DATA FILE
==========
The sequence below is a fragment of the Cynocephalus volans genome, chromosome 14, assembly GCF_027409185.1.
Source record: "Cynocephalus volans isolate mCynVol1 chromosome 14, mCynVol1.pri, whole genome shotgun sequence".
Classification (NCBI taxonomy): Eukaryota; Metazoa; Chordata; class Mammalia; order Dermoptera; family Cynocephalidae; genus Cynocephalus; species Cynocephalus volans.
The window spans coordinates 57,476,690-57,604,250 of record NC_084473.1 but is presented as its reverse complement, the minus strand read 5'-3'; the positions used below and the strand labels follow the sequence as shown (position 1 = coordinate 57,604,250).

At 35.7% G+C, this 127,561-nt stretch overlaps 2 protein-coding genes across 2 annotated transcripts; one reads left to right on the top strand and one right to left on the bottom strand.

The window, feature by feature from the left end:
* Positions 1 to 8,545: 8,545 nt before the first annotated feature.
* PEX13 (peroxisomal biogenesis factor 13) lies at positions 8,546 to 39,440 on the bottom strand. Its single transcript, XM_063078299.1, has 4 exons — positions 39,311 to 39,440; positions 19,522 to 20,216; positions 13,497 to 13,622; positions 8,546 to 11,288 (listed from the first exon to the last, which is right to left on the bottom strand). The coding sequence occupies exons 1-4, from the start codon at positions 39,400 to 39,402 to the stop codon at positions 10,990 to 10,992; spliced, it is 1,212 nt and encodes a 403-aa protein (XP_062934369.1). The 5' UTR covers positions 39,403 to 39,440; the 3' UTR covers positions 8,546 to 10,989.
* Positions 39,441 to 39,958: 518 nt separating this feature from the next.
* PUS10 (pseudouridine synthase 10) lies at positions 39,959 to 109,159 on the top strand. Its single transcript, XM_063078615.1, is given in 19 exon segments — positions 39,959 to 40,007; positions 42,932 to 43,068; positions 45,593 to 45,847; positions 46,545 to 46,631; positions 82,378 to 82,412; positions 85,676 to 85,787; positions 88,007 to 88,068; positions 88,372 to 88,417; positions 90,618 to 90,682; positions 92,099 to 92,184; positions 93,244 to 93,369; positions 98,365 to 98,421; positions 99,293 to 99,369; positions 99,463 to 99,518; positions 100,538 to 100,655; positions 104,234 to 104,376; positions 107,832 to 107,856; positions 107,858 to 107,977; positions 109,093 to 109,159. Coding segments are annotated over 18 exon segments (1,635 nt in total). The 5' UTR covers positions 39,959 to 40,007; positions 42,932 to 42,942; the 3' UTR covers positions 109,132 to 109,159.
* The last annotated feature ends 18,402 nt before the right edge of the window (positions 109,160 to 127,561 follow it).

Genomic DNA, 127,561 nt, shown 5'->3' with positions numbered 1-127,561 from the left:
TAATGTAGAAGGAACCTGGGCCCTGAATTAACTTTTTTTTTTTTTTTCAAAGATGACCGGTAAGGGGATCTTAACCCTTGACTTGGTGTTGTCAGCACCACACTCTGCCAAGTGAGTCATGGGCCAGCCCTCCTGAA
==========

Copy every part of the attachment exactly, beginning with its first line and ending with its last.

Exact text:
The sequence below is a fragment of the Cynocephalus volans genome, chromosome 14, assembly GCF_027409185.1.
Source record: "Cynocephalus volans isolate mCynVol1 chromosome 14, mCynVol1.pri, whole genome shotgun sequence".
Classification (NCBI taxonomy): Eukaryota; Metazoa; Chordata; class Mammalia; order Dermoptera; family Cynocephalidae; genus Cynocephalus; species Cynocephalus volans.
The window spans coordinates 57,476,690-57,604,250 of record NC_084473.1 but is presented as its reverse complement, the minus strand read 5'-3'; the positions used below and the strand labels follow the sequence as shown (position 1 = coordinate 57,604,250).

At 35.7% G+C, this 127,561-nt stretch overlaps 2 protein-coding genes across 2 annotated transcripts; one reads left to right on the top strand and one right to left on the bottom strand.

The window, feature by feature from the left end:
* Positions 1 to 8,545: 8,545 nt before the first annotated feature.
* PEX13 (peroxisomal biogenesis factor 13) lies at positions 8,546 to 39,440 on the bottom strand. Its single transcript, XM_063078299.1, has 4 exons — positions 39,311 to 39,440; positions 19,522 to 20,216; positions 13,497 to 13,622; positions 8,546 to 11,288 (listed from the first exon to the last, which is right to left on the bottom strand). The coding sequence occupies exons 1-4, from the start codon at positions 39,400 to 39,402 to the stop codon at positions 10,990 to 10,992; spliced, it is 1,212 nt and encodes a 403-aa protein (XP_062934369.1). The 5' UTR covers positions 39,403 to 39,440; the 3' UTR covers positions 8,546 to 10,989.
* Positions 39,441 to 39,958: 518 nt separating this feature from the next.
* PUS10 (pseudouridine synthase 10) lies at positions 39,959 to 109,159 on the top strand. Its single transcript, XM_063078615.1, is given in 19 exon segments — positions 39,959 to 40,007; positions 42,932 to 43,068; positions 45,593 to 45,847; positions 46,545 to 46,631; positions 82,378 to 82,412; positions 85,676 to 85,787; positions 88,007 to 88,068; positions 88,372 to 88,417; positions 90,618 to 90,682; positions 92,099 to 92,184; positions 93,244 to 93,369; positions 98,365 to 98,421; positions 99,293 to 99,369; positions 99,463 to 99,518; positions 100,538 to 100,655; positions 104,234 to 104,376; positions 107,832 to 107,856; positions 107,858 to 107,977; positions 109,093 to 109,159. Coding segments are annotated over 18 exon segments (1,635 nt in total). The 5' UTR covers positions 39,959 to 40,007; positions 42,932 to 42,942; the 3' UTR covers positions 109,132 to 109,159.
* The last annotated feature ends 18,402 nt before the right edge of the window (positions 109,160 to 127,561 follow it).

Genomic DNA, 127,561 nt, shown 5'->3' with positions numbered 1-127,561 from the left:
TAATGTAGAAGGAACCTGGGCCCTGAATTAACTTTTTTTTTTTTTTTCAAAGATGACCGGTAAGGGGATCTTAACCCTTGACTTGGTGTTGTCAGCACCACACTCTGCCAAGTGAGTCATGGGCCAGCCCTCCTGAA